I know we want the behavior to be about the kids just being douchey.

But it’s not.

It’s about how we are reacting to situations and behaviors.

What? It’s us? No f*cking way! My kid knows better. It’s not me! It’s my damn kid being a tool!

No. It’s not.

Our kids are never going to be perfect. Kids test things and push buttons.

But if we can react to situations and behaviors in a different way, we can start dealing with the part of the iceberg that’s below the surface of the water, rather than just constantly addressing the small percentage that we can see above the water.

There is a lot to address with each of these mistaken beliefs.

So for starters, I’ll start with the belief behind the power struggle behavior.

This behavior can make us feel challenged, threatened, defeated and determined. Determined to break our kid until he or she gets it.

And so we most often react by doing one of four things.

1) We fight back. This just intensifies the power struggle.

2) We give in. This make us doormats and our kids now know they can take advantage of us if they are persistent enough.

3) We say to ourselves,  I’ll make you. More power struggles ensue.

4) We engage in getting to be right wars. Again, the power struggle gets more intense.

We may dominate in the short run. But the behavior will return.

And what we are doing in essence is rather than catching an arsonist, we are repeatedly putting out fires.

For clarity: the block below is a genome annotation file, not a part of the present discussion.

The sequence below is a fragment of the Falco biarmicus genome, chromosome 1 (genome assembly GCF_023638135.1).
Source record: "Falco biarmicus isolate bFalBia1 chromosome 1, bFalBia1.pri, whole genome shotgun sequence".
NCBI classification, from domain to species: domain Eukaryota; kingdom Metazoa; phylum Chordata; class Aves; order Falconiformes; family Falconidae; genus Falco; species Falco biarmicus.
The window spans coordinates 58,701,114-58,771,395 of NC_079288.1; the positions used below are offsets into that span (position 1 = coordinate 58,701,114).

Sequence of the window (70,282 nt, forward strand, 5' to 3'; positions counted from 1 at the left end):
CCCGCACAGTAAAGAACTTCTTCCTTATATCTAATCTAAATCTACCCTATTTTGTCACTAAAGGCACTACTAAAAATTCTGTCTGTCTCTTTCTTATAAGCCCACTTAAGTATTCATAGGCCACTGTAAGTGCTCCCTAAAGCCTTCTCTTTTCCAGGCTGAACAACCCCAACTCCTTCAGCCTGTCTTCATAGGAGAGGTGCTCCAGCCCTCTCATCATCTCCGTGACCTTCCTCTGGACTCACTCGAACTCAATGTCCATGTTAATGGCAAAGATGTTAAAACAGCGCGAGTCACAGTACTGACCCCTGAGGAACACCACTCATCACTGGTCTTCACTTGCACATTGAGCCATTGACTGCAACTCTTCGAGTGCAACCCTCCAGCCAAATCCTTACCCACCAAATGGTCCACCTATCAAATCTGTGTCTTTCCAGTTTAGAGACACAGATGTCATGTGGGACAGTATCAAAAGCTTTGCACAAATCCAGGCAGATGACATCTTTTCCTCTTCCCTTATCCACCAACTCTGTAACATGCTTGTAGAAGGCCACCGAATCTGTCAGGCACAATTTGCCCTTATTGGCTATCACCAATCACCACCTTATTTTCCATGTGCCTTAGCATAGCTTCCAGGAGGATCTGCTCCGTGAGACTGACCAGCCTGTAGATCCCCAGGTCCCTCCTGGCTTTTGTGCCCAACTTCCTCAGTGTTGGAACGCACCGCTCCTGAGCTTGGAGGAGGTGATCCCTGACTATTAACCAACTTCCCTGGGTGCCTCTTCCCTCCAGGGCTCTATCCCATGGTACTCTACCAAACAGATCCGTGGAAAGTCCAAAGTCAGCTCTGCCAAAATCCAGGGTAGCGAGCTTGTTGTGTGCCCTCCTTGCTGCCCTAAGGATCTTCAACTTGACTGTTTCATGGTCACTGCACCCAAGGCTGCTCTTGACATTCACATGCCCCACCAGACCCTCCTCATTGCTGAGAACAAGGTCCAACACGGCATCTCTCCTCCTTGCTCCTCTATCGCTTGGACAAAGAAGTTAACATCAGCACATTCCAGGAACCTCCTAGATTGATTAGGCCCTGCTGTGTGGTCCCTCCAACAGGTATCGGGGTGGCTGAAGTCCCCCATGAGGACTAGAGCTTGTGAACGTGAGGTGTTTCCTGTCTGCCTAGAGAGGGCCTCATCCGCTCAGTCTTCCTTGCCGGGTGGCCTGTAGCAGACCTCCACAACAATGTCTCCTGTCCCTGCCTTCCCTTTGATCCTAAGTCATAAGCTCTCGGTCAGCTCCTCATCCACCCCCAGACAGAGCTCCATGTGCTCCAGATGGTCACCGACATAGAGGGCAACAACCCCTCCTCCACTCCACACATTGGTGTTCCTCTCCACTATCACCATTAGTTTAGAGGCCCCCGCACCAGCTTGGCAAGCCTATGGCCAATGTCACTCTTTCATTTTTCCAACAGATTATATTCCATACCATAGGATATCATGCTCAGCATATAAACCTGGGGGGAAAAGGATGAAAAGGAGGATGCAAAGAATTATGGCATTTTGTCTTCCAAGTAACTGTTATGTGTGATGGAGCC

We aren’t looking for what is causing the fires.

We’re just dealing with them once they occur.

So what can we do differently?

Well, we can respond in a different way.

And we can think about the message our kids are really trying to give us.

Although it may feel this way, when your kids defy you, they aren’t necessarily saying Go fuck yourself.

There is a really good chance they are trying to say to you,  Let me help and Give me choices.

So rather than fighting back or giving in or not stopping until our kids get it and we make them, we can do something else that will not only help to put out the fires, but to also change our kids’ mistaken beliefs about what they need to do in order to feel a sense of belonging and importance.

So the next time you find yourself heading into a power struggle, consider trying some of these strategies instead:

  •  Put yourself in a time out. Take yourself out of the conflict. Give yourself time to calm down.
  • Acknowledge that you can’t make your kid do something, and instead, ask for help. I can’t make you unload the dishwasher, but I would really appreciate your help.
  • Be kind AND firm.
  • Validate feelings. I know you want to eat ice cream, AND we are not having dessert tonight.
  • Show understanding. I can totally understand not wanting to put your clothes away, AND it needs to be done before you watch television. 
  • Make agreements in advance. I know you don’t want to fold your laundry, AND what was our agreement?
  • Redirect!   You don’t want to take a bath AND let’s do it together. Want to race to the bathroom?
  • Allow them to make a choice and then decide what you will do and follow through. I know you want to keep playing Minecraft on the iPad AND you’ve had your five minute warning and time is up.  You can turn it off now, or it will be put in my closet until next weekend when you can try again.
  • Offer a limited choice. Do you want to brush your teeth before you put your pajamas on, or after? You decide.